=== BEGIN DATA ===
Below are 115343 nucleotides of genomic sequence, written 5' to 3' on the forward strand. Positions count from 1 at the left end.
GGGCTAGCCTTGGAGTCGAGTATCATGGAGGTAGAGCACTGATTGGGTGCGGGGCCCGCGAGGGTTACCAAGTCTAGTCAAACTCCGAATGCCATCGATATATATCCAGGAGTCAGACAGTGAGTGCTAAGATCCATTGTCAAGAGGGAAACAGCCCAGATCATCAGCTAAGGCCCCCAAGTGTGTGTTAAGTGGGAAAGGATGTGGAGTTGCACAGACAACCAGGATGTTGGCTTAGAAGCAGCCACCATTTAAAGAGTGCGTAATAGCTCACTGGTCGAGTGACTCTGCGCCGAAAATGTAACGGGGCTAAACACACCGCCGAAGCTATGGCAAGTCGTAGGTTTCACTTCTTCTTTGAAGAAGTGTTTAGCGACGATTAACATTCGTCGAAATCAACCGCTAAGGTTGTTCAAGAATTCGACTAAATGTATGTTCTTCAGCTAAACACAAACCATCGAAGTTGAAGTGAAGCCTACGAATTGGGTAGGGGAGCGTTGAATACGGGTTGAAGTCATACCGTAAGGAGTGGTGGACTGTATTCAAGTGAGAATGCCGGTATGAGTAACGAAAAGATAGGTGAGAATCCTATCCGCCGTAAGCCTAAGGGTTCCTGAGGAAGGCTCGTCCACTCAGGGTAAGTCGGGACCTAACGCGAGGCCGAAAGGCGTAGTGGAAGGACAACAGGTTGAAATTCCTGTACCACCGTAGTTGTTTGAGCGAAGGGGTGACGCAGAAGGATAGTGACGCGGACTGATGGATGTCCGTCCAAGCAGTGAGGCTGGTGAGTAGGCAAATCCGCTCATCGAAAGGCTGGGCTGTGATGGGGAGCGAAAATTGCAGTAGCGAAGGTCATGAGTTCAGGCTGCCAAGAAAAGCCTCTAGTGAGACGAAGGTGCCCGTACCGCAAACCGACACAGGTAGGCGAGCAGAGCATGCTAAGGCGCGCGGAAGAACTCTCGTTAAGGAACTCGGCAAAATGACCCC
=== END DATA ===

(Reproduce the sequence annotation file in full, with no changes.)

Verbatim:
Below are 115343 nucleotides of genomic sequence, written 5' to 3' on the forward strand. Positions count from 1 at the left end.
GGGCTAGCCTTGGAGTCGAGTATCATGGAGGTAGAGCACTGATTGGGTGCGGGGCCCGCGAGGGTTACCAAGTCTAGTCAAACTCCGAATGCCATCGATATATATCCAGGAGTCAGACAGTGAGTGCTAAGATCCATTGTCAAGAGGGAAACAGCCCAGATCATCAGCTAAGGCCCCCAAGTGTGTGTTAAGTGGGAAAGGATGTGGAGTTGCACAGACAACCAGGATGTTGGCTTAGAAGCAGCCACCATTTAAAGAGTGCGTAATAGCTCACTGGTCGAGTGACTCTGCGCCGAAAATGTAACGGGGCTAAACACACCGCCGAAGCTATGGCAAGTCGTAGGTTTCACTTCTTCTTTGAAGAAGTGTTTAGCGACGATTAACATTCGTCGAAATCAACCGCTAAGGTTGTTCAAGAATTCGACTAAATGTATGTTCTTCAGCTAAACACAAACCATCGAAGTTGAAGTGAAGCCTACGAATTGGGTAGGGGAGCGTTGAATACGGGTTGAAGTCATACCGTAAGGAGTGGTGGACTGTATTCAAGTGAGAATGCCGGTATGAGTAACGAAAAGATAGGTGAGAATCCTATCCGCCGTAAGCCTAAGGGTTCCTGAGGAAGGCTCGTCCACTCAGGGTAAGTCGGGACCTAACGCGAGGCCGAAAGGCGTAGTGGAAGGACAACAGGTTGAAATTCCTGTACCACCGTAGTTGTTTGAGCGAAGGGGTGACGCAGAAGGATAGTGACGCGGACTGATGGATGTCCGTCCAAGCAGTGAGGCTGGTGAGTAGGCAAATCCGCTCATCGAAAGGCTGGGCTGTGATGGGGAGCGAAAATTGCAGTAGCGAAGGTCATGAGTTCAGGCTGCCAAGAAAAGCCTCTAGTGAGACGAAGGTGCCCGTACCGCAAACCGACACAGGTAGGCGAGCAGAGCATGCTAAGGCGCGCGGAAGAACTCTCGTTAAGGAACTCGGCAAAATGACCCC